How Boston Scientific Reinvented Itself in 2018

Boston Scientific is Editor’s Choice for 2018 Company of the Year because of its numerous acquisitions, meticulous planning, and its unwillingness to stay silent when tackling controversy. The Marlborough, MA-based company is on the cusp of change.

Omar Ford

December 17, 2018

4 Min Read
How Boston Scientific Reinvented Itself in 2018

When MD+DI editors were voting to see which medtech firm would be named 2018 Company of the Year, Boston Scientific immediately stood out. The Marlborough, MA-based company has had an incredible year. From deals, to a more open line of communication, to getting a troubled product back on track, the firm has been making extraordinary strides.

The heart of the matter is that the medtech landscape is far different than it was 10 years ago. Boston Scientific’s rivals have grown exponentially due to mega-mergers. The nearly 40-year-old company now faces off against a combined might of Medtronic and Covidien, in addition Abbott Laboratories, Alere, and St. Jude Medical have merged.

“Some recent medical device M&A deals in the industry focus on size and breadth—we think depth, or category leadership as we call it, is just as, if not more, relevant in making a meaningful impact for patients, physicians and payers,” the company said. “Our approach to category leadership means deep expertise and highly innovative products and solutions within each of our key disciplines.”

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The company became heavily involved in M&A getting the occasional tuck-in and buying out options in company’s it had invested in, in the past. Boston Scientific’s president and CEO, Mike Mahoney was upfront very early on in the year about M&A, telling everyone during an earnings call that the company would be making a lot of deals.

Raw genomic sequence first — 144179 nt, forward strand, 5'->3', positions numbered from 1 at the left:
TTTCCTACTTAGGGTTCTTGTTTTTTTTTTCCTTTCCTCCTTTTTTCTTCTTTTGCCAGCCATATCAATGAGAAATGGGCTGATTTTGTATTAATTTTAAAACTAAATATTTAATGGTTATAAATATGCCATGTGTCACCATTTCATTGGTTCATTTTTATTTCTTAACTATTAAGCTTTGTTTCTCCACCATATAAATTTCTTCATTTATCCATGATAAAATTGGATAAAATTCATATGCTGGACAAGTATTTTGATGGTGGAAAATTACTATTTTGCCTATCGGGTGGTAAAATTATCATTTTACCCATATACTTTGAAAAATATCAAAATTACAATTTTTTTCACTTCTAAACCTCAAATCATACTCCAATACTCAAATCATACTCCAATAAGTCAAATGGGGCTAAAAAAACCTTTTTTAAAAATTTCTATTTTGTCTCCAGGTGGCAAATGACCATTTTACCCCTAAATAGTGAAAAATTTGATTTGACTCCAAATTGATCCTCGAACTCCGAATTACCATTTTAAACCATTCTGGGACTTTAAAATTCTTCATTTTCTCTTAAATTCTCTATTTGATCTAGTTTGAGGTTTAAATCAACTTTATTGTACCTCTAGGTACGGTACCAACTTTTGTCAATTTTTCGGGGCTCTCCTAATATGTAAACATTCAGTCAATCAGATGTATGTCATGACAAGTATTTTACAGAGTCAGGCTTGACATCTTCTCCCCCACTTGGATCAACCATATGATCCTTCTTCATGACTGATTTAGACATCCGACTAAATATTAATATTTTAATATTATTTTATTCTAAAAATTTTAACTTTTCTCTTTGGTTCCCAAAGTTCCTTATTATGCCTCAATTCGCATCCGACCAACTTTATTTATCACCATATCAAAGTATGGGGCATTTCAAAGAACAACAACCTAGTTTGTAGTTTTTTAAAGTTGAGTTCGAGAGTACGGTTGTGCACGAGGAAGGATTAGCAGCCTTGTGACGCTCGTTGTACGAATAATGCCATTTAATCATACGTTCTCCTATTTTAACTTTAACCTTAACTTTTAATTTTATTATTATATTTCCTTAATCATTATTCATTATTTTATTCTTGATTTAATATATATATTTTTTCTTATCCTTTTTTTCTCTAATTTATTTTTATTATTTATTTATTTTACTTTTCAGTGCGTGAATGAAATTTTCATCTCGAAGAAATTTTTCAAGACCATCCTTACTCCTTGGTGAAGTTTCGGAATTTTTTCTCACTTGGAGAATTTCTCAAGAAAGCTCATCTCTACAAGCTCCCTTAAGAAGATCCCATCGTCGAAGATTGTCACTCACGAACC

“M&A is important for us, along with investing in organic R&D capabilities, and we leverage those together to deepen our category leadership strategy,” the company told MD+DI. “2018 was indeed an active year for us: we announced 9 acquisitions and executed several new strategic venture investments, totaling approximately $6 billion.”

The acquisition of BTG was Boston Scientific’s largest deal announced ($4 billion) and is expected to close in the first half of 2019. London-based BTG has three key businesses, the largest of which is its Interventional Medicine portfolio which encompasses several peripheral interventional product lines. The interventional oncology franchise includes the TheraSphere Y-90 radiotherapy microspheres and the GALIL cryoablation system, used to treat patients with liver, kidney and other cancers.

The company’s largest deal completed in 2018 was Augmenix for $500 million upfront. The company told MD+DI that “Augmenix is a fast-growing company with a promising treatment in the prostate cancer space.”

TAVR or Not to TAVR – Always Have A Back Up Plan